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Fernando Llano, AP Photo

‘Hope in Darkness’: Josh Holt recounts arrest in Venezuela, and the moment he thought might be his last

By Becky Bruce, KSL NewsRadio | Posted - May 26, 2020 at 10:21 p.m.

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SALT LAKE CITY — A Utah man who spent nearly two years in a Venezuela prison is sharing never-before-heard details of his ordeal in a new podcast.

Josh Holt’s world changed in an instant just two weeks after his wedding, in the early morning hours of June 30, 2016, when he and his new wife Thamy awoke to pounding on the door of her apartment in Venezuela.

Armed men, likely members of the OLP, which roughly translates to “Operation for the Liberation of the People,” demanded to know if there were any men inside. Yes, Thamy Holt said.

“And I woke up to just an AK-47 shoved onto my foot,” Josh Holt remembered later. “And I’m thinking, ‘Whoa.’”

The OLP loaded Josh Holt into the back of a pickup truck and drove him up the mountain, where they taunted him and threatened him at a couple of different locations.

“Finally, they took me out of the truck and they put me up against the wall, and they said, ‘Stay right there,’” Holt said. “And all of a sudden, they all started just dry-firing their weapons. And this is the point where I thought, ‘I’m going to die today.’”

Arrested together

As soon as the armed men took her husband away, Thamy Holt called her mother to come watch her two daughters, Marian and Nathalia, who were 4 and 7 years old. Then she got on the phone and called the U.S. Embassy to beg for help.

She stayed on the phone, distraught, while she ran through the apartment complex asking her neighbors if anyone knew where “the gringo” had been taken.

(Photo: Courtesy Holt family, File)

Eventually, she tracked him down and stood in the middle of the road to keep the OLP from going past on its way back down the mountain toward Caracas.

“And I don’t let the car go,” Thamy Holt said.

“And I’m just thinking, ‘Oh, my heck, you crazy woman! What are you doing?’” Josh Holt said.

She was arrested, too.

Planted evidence

Back at Thamy Holt’s apartment, the couple was separated again. One group of officers took Josh Holt to El Helicoide, a spiraling, domed anomaly that dominates the Caracas skyline. Another group went inside the apartment with Thamy Holt.

Her young daughters watched cartoons in their bedroom, unaware of the crazy scene in the rest of the apartment as the OLP rifled through cabinets and drawers.

Then they asked Thamy Holt to show them her husband’s suitcase. She opened the bag and shook out its contents.

“They said, ‘OK, go away and let us do our job.’ And I left them alone,” she said.

She stood on her own balcony and watched them continue to raid her apartment. A few minutes later, one of the officers yelled for a supervisor to come see what he’d found.

Thamy Holt watched as an officer wearing white gloves removed a grenade from the suitcase — a grenade that hadn’t been there a few minutes before.

El Helicoide

A view of the Venezuela's intelligence police headquarters, known as the Helicoide, in Caracas, Venezuela, Thursday, May 17, 2018. (Fernando Llano, AP Photo)

Inside El Helicoide, officers of the Bolivarian National Intelligence Service, or the SEBIN, interrogated Josh Holt for hours. One of them played a video from Holt’s own Instagram account, showing him and a friend target shooting in Utah.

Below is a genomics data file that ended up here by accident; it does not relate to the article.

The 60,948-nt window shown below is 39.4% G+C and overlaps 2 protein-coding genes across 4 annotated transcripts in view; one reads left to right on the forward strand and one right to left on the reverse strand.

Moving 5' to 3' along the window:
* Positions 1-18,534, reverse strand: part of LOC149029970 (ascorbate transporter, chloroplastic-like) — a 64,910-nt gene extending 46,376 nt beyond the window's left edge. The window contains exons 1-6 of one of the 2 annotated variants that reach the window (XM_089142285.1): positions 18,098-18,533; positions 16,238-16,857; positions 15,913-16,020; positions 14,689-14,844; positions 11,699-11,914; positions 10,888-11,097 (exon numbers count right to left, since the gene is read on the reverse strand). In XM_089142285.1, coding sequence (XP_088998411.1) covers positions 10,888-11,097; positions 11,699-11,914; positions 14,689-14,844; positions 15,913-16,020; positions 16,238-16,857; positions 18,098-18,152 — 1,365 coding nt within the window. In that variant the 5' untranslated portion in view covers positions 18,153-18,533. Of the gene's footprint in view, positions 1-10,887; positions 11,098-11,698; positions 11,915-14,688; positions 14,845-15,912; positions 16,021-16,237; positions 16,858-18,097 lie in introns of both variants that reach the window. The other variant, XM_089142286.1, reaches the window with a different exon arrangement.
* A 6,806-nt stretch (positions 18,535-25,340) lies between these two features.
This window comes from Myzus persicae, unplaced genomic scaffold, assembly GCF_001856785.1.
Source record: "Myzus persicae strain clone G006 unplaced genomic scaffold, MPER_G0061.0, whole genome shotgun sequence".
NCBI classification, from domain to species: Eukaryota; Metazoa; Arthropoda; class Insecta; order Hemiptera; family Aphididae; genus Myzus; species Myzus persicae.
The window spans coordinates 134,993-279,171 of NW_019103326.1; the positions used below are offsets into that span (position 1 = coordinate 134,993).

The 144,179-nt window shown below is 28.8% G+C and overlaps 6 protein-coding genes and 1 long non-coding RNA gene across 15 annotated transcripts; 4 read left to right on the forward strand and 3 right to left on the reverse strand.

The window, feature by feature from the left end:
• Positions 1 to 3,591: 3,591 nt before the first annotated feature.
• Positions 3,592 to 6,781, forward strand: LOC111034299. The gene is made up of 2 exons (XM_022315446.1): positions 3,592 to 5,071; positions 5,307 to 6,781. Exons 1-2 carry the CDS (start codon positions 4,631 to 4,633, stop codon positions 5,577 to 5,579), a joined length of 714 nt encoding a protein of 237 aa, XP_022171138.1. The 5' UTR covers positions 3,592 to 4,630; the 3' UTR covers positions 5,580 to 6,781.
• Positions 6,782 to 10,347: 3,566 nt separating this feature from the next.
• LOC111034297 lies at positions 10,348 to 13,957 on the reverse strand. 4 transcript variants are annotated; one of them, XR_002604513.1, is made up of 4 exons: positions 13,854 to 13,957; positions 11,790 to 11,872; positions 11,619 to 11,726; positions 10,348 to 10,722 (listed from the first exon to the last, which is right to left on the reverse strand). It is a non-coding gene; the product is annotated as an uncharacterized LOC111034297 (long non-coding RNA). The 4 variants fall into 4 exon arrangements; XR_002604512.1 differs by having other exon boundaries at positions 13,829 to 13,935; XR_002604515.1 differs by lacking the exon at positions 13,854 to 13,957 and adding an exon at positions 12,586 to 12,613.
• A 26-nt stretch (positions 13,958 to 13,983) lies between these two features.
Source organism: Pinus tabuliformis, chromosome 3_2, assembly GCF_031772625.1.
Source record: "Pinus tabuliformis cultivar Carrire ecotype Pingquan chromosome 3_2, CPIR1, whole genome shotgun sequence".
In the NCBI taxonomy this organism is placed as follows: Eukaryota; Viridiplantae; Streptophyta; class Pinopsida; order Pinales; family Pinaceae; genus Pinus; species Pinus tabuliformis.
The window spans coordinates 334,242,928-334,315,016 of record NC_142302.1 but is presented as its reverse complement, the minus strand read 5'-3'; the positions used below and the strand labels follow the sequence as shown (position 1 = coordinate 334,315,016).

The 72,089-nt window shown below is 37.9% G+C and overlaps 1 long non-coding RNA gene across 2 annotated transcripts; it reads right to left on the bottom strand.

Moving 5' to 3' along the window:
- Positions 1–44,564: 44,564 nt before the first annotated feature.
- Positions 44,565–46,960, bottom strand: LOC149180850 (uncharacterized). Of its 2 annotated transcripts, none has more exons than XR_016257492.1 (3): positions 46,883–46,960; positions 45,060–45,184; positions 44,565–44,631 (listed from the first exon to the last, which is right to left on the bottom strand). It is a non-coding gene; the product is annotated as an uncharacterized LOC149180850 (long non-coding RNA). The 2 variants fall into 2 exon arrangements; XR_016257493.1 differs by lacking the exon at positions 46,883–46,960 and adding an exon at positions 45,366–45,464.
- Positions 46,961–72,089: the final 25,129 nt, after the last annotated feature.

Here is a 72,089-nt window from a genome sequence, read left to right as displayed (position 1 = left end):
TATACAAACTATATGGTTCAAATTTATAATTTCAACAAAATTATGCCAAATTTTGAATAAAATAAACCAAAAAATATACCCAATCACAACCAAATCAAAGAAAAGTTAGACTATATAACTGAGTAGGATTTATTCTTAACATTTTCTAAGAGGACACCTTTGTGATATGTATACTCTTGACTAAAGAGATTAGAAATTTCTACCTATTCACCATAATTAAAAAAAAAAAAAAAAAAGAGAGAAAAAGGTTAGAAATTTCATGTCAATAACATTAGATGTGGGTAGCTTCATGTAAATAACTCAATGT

“And he said, ‘Where were you practicing here in Venezuela? ... You were shooting here in Venezuela, training people.’ And I said, ‘No, I wasn’t,’” Holt said.

The officer demanded Josh Holt hand over his Social Security number, bank information and other personal details. It wasn’t until the officer threatened his family that Holt says he started to cooperate.

“Not my family in the United States, but my family in Venezuela. My wife and my daughters, her family,” he said. “And that’s what they do there. They torture mentally as well as physically.”

Physical torture

In a Facebook post, Josh Holt described this photo as documenting his "worst day" at El Helicoide prison in Caracas, Venezuela. (Photo courtesy of the Holt family)

The interrogation dragged on for hours, and eventually, officers brought Thamy Holt to her husband while they continued the questioning.

“She just looked at me and said, ‘Joshua, they put a grenade and an AK-47 in our apartment and they’re saying that it’s ours,’” Holt said.

Separated again, the Holts learned later they were each asked the same questions over and over.

“They was asking me the same questions,” Thamy Holt said. “‘Where you meet him, why you marry him? Why him? Why you bring American citizen in your country?’”

“My wife was only there because I was American. And the reason that they wanted her there was so that she would sign a paper — a paper stating that all that stuff that was happening was true, that all these little things that they put down on paper was true, that all those weapons, the grenade — all that stuff was mine,” Josh Holt said.

“They take a — a pencil sharpener. And they trying to put all my fingers inside,” Thamy Holt said, her face unflinching as she described her own torture.

“And they ran her fingers up from the bottom and took her nails off,” Josh Holt added.

The couple would spend the next 23 months at El Helicoide, only seeing the sun on the rare occasions when officers took them out of the prison for court dates.

Hope In Darkness will release new episodes weekly. Episodes one and two are available now. Subscribe free on Apple Podcasts, Google Play or wherever you listen to podcasts. If you can’t wait, you can binge all 12 episodes ad-free at Wondery+.


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